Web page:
your misunderstanding of galatians 3:28, as you wrote – “First, Galatians 3:28, in context, isn’t talking about Christian relationships. Rather, it is talking about Christians being sons of God. The chapter isn’t addressing relationships, but rather, inclusion in salvation and the church. So to apply that verse to marriage, in support of same-sex marriage, is akin to using John 3:16 to support abortion.” but that is not the case. besides using the john3:16 quip as a straw-man argument, you misunderstand what paul wrote: “In Christ’s family there can be no division into Jew and non-Jew, slave and free, male and female. Among us you are all equal. That is, we are all in a common relationship with Jesus Christ. Also, since you are Christ’s family, then you are Abraham’s famous “descendant,” heirs according to the covenant promises.” as you can see, it clearly speaks about relationship.

    let me address your usage of paul’s letter to the romans: “Worse followed. Refusing to know God, they soon didn’t know how to be human either—women didn’t know how to be women, men didn’t know how to be men. Sexually confused, they abused and defiled one another, women with women, men with men—all lust, no love. And then they paid for it, oh, how they paid for it—emptied of God and love, godless and loveless wretches.” the central focus of this from paul is that any relationship that centers on lust is wrong – notice paul says that – but if that relationship is based on love, it is a different ballgame.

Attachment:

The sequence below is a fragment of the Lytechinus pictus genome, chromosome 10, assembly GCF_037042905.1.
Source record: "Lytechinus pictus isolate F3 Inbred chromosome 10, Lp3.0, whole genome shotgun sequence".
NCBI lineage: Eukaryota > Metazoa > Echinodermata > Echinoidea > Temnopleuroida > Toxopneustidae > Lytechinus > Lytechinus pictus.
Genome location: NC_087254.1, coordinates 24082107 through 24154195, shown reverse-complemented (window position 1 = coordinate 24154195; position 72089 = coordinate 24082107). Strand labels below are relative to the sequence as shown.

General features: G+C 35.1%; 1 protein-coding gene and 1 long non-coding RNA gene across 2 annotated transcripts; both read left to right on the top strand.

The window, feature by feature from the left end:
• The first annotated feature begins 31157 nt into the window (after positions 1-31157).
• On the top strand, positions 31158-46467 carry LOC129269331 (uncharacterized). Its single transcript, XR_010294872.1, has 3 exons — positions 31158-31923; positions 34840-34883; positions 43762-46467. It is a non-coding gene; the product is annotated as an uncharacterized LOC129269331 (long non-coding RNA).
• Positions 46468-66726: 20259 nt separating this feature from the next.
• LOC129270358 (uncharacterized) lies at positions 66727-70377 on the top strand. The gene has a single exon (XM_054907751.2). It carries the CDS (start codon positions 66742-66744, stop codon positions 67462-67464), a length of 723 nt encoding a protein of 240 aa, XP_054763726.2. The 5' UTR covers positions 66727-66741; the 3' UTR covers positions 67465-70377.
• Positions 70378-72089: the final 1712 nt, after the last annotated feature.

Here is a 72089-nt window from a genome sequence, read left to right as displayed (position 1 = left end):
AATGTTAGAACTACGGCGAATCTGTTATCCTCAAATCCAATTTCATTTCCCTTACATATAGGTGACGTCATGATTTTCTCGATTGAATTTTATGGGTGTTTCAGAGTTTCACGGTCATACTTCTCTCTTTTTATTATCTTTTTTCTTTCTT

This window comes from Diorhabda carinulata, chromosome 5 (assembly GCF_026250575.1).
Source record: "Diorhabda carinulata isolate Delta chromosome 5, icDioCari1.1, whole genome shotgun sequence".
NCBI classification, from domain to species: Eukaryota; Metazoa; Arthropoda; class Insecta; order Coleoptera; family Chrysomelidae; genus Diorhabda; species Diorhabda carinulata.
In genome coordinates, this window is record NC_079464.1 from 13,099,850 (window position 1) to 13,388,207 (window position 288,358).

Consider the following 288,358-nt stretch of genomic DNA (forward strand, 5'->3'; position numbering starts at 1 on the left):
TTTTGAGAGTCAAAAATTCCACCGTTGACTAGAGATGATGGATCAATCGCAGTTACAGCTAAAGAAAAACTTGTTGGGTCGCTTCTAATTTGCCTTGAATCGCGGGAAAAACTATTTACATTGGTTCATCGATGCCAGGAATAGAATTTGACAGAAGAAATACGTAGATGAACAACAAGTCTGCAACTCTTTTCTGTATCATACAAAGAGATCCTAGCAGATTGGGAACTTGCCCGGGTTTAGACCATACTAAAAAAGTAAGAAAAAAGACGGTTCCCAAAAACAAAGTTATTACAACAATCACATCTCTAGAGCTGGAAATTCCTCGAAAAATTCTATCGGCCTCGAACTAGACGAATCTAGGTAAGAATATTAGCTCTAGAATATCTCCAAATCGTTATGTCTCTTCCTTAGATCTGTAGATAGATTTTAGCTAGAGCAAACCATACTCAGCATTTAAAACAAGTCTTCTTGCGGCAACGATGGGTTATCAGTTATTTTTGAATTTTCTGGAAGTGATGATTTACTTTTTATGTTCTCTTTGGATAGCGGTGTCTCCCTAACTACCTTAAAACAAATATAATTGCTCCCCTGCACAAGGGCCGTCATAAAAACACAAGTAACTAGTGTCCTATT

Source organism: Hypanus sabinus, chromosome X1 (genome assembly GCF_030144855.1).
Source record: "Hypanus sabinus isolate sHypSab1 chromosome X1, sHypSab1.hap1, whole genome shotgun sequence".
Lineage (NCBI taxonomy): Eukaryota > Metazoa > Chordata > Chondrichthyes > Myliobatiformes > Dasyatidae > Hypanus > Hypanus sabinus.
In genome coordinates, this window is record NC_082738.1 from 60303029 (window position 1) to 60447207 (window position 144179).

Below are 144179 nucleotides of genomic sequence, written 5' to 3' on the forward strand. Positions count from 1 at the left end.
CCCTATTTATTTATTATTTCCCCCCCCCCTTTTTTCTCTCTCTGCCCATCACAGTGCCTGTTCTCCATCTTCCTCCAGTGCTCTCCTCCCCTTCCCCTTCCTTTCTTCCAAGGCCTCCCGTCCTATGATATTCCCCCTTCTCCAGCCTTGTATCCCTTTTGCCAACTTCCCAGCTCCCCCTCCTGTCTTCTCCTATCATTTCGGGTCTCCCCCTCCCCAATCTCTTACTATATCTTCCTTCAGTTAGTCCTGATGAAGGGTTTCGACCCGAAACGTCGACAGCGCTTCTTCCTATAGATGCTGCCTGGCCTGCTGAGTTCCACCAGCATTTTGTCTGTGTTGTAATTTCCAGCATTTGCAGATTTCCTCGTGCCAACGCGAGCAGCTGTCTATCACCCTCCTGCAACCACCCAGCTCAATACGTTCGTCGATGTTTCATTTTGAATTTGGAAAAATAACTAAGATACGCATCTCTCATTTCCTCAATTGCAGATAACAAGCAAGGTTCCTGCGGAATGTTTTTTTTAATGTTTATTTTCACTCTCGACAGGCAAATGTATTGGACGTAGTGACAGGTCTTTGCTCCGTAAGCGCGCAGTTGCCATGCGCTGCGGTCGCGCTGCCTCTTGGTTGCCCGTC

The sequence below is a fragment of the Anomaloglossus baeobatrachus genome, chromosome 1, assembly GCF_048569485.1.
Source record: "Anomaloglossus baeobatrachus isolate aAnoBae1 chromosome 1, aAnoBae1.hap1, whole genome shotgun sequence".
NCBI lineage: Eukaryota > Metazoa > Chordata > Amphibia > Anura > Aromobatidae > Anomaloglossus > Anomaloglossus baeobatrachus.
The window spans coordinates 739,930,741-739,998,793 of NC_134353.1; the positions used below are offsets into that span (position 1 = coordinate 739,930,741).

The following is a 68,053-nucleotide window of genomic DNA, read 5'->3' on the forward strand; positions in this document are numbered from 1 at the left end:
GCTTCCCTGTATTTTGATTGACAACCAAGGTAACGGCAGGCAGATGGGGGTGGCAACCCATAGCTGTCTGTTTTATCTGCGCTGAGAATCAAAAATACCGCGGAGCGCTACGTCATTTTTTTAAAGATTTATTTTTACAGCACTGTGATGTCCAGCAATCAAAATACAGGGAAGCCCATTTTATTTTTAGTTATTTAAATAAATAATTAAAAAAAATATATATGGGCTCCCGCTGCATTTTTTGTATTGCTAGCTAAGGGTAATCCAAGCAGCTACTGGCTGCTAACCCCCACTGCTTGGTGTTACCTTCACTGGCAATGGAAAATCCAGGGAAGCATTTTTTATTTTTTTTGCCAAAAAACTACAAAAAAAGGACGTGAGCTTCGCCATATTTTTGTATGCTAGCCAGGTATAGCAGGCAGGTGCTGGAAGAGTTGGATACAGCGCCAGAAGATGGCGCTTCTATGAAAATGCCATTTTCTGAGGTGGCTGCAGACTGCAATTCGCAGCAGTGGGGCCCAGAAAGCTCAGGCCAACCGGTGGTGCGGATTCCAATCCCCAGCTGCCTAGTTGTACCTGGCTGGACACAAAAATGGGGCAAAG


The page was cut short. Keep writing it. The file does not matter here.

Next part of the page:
as far as your statement about it being a “hellenistic” culture – i say “big deal.” all that era was, was a time when greek culture (they called themselves “hellen”) influenced thought and religion – you make it sound as if it was some kind of “bad times.”

  7. Brandon
    Posted 2010/10/25 at 7:23 pm | #

    Hello again.